The aftermath of the financial crisis saw regulators worldwide tighten rules and launch large-scale enforcement investigations, particularly directed at the banking sector. The U.K., notwithstanding the importance to it of its financial services industry, was no exception, as its lawmakers reacted to significant public anger directed against the banking industry.

For example, the U.K. helped develop the bank leverage ratio and was instrumental in ensuring that Basel 3 implementation resulted in significant increases in bank regulatory capital requirements. Martin Wheatley was appointed as the U.K.’s top conduct regulator and was quoted in 2012 as saying that U.K. regulators would “shoot first, ask questions later.”

The U.K. also introduced a senior managers regime for banks and insurer, which is due to come into force in March 2016. This included a provision in the Financial Services and Markets Act 2000 (FSMA) that applied to senior managers of banks and large U.K. broker-dealers who managed business areas where contravention of U.K. regulations had arisen. In those circumstances the burden of proof would be reversed, and a senior manager would have to prove that s/he had taken all “such steps as a person in their position could reasonably be expected to take to avoid the contravention from occurring.”1 A failure to do so would result in the senior manager being fined or banned following civil regulatory enforcement action.

Reversing the burden of proof in regulatory proceedings is unusual because generally a prosecutor must prove fault to the required standard. The provision, therefore, triggered deep market concern. It also led some to question whether the U.K. would remain a relatively welcoming jurisdiction for international banks.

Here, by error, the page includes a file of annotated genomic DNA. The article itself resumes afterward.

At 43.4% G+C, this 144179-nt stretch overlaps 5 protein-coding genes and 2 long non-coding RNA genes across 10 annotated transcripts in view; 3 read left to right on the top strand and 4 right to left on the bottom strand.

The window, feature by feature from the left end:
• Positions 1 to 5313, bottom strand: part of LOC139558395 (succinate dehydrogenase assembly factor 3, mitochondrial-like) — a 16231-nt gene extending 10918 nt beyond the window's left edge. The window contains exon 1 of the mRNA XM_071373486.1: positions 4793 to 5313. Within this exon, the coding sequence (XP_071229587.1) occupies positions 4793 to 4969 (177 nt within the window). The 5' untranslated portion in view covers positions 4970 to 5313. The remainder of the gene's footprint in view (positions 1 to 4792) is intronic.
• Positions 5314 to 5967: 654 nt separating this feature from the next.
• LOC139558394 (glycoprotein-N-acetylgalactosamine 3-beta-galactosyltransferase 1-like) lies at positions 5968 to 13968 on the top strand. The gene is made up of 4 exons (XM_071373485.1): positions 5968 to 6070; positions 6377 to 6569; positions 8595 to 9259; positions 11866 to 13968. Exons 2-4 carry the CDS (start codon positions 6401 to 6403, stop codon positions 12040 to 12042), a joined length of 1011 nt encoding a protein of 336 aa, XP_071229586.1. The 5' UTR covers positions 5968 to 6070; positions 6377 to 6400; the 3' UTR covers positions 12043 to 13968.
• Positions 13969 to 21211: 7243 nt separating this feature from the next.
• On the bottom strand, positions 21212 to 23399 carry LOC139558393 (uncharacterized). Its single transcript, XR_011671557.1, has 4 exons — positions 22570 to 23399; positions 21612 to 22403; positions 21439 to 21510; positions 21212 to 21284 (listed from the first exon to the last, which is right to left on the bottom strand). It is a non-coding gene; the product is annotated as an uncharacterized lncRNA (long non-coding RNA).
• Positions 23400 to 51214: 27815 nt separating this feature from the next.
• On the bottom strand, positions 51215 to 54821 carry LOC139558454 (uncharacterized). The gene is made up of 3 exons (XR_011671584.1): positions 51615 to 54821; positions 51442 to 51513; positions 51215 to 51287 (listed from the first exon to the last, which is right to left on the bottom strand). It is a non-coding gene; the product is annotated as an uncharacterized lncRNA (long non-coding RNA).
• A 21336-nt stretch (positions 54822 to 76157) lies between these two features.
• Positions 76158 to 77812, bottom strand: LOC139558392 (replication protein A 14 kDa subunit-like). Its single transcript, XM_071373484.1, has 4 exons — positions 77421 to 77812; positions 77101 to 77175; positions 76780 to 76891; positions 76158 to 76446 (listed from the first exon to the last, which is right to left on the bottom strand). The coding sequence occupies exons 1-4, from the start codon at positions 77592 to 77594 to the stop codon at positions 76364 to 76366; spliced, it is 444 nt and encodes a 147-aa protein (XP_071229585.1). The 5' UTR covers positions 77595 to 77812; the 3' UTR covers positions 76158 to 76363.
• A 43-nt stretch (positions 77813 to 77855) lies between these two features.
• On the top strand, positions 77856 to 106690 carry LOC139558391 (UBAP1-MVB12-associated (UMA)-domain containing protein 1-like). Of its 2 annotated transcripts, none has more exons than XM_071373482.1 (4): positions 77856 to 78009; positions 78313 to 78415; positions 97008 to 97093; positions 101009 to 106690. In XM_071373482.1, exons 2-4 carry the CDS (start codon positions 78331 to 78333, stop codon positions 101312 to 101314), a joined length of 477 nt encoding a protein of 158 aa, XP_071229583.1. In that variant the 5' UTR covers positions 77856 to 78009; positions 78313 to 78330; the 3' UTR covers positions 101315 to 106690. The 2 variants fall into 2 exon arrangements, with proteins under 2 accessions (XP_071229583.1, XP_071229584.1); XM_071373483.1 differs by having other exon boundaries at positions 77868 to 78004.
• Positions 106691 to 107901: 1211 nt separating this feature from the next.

There have been a number of recent tentative signs of a thawing in the U.K. regulatory environment. This now includes the Bank of England and Financial Services Bill, which the U.K. Treasury published on October 15, 2015. Although largely concerned with changes to how the Bank of England is run, the bill also included a measure deleting the provision requiring bank senior managers to prove that misconduct arising in the business areas that they managed was not their fault. Senior managers will still be required to take such steps as could be reasonably expected to prevent a regulatory breach.2 This, however, represents a return to a more normal position where a regulator needs to prove the steps that the senior manager was reasonably required to, but did not in fact, take.

The U.K. government and regulators have indicated that deletion of the measure reversing the burden of proof does not amount to a weakening of required high banking industry standards. Nevertheless, when added to a more lenient U.K. bank ringfencing approach announced last week, Mr. Wheatley’s recent departure and the U.K.’s declared keenness to become a Chinese renminbi trading hub, the deletion is another sign that the U.K. regulatory pendulum is swinging away from “banker-bashing” and industry confrontation.